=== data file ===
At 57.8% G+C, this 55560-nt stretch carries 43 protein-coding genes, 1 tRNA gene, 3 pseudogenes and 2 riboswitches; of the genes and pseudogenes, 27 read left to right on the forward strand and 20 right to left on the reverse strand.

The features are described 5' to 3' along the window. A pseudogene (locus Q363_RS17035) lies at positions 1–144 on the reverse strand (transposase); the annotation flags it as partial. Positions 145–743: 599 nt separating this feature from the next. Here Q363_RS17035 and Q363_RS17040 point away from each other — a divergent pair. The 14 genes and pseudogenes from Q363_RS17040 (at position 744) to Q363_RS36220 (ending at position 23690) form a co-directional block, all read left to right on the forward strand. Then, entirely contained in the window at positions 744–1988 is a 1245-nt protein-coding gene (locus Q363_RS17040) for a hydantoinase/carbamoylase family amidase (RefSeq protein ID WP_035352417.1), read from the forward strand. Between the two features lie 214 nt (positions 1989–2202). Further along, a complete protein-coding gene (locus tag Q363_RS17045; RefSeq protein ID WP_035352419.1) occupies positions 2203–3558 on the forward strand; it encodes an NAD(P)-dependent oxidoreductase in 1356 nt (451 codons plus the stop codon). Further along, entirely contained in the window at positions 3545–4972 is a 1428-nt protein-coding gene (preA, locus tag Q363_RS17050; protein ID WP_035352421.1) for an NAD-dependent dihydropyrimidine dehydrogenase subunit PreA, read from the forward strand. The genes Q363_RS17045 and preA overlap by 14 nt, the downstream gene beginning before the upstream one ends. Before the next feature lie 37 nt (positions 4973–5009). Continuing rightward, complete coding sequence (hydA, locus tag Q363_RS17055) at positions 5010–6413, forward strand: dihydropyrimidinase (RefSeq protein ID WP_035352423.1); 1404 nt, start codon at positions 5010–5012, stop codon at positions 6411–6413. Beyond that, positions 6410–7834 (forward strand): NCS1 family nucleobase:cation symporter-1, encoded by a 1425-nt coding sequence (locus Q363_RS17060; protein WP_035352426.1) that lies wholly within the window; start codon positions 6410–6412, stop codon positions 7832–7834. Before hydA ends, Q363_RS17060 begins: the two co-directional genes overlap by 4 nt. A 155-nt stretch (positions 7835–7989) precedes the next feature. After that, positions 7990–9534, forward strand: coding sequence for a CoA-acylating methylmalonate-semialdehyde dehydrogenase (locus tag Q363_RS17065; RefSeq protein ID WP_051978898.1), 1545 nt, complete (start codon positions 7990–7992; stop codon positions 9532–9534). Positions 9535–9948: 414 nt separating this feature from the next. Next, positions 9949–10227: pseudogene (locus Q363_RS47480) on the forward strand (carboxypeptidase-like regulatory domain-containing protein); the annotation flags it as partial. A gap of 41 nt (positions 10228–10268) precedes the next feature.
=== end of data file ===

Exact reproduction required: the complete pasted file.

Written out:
At 57.8% G+C, this 55560-nt stretch carries 43 protein-coding genes, 1 tRNA gene, 3 pseudogenes and 2 riboswitches; of the genes and pseudogenes, 27 read left to right on the forward strand and 20 right to left on the reverse strand.

The features are described 5' to 3' along the window. A pseudogene (locus Q363_RS17035) lies at positions 1–144 on the reverse strand (transposase); the annotation flags it as partial. Positions 145–743: 599 nt separating this feature from the next. Here Q363_RS17035 and Q363_RS17040 point away from each other — a divergent pair. The 14 genes and pseudogenes from Q363_RS17040 (at position 744) to Q363_RS36220 (ending at position 23690) form a co-directional block, all read left to right on the forward strand. Then, entirely contained in the window at positions 744–1988 is a 1245-nt protein-coding gene (locus Q363_RS17040) for a hydantoinase/carbamoylase family amidase (RefSeq protein ID WP_035352417.1), read from the forward strand. Between the two features lie 214 nt (positions 1989–2202). Further along, a complete protein-coding gene (locus tag Q363_RS17045; RefSeq protein ID WP_035352419.1) occupies positions 2203–3558 on the forward strand; it encodes an NAD(P)-dependent oxidoreductase in 1356 nt (451 codons plus the stop codon). Further along, entirely contained in the window at positions 3545–4972 is a 1428-nt protein-coding gene (preA, locus tag Q363_RS17050; protein ID WP_035352421.1) for an NAD-dependent dihydropyrimidine dehydrogenase subunit PreA, read from the forward strand. The genes Q363_RS17045 and preA overlap by 14 nt, the downstream gene beginning before the upstream one ends. Before the next feature lie 37 nt (positions 4973–5009). Continuing rightward, complete coding sequence (hydA, locus tag Q363_RS17055) at positions 5010–6413, forward strand: dihydropyrimidinase (RefSeq protein ID WP_035352423.1); 1404 nt, start codon at positions 5010–5012, stop codon at positions 6411–6413. Beyond that, positions 6410–7834 (forward strand): NCS1 family nucleobase:cation symporter-1, encoded by a 1425-nt coding sequence (locus Q363_RS17060; protein WP_035352426.1) that lies wholly within the window; start codon positions 6410–6412, stop codon positions 7832–7834. Before hydA ends, Q363_RS17060 begins: the two co-directional genes overlap by 4 nt. A 155-nt stretch (positions 7835–7989) precedes the next feature. After that, positions 7990–9534, forward strand: coding sequence for a CoA-acylating methylmalonate-semialdehyde dehydrogenase (locus tag Q363_RS17065; RefSeq protein ID WP_051978898.1), 1545 nt, complete (start codon positions 7990–7992; stop codon positions 9532–9534). Positions 9535–9948: 414 nt separating this feature from the next. Next, positions 9949–10227: pseudogene (locus Q363_RS47480) on the forward strand (carboxypeptidase-like regulatory domain-containing protein); the annotation flags it as partial. A gap of 41 nt (positions 10228–10268) precedes the next feature.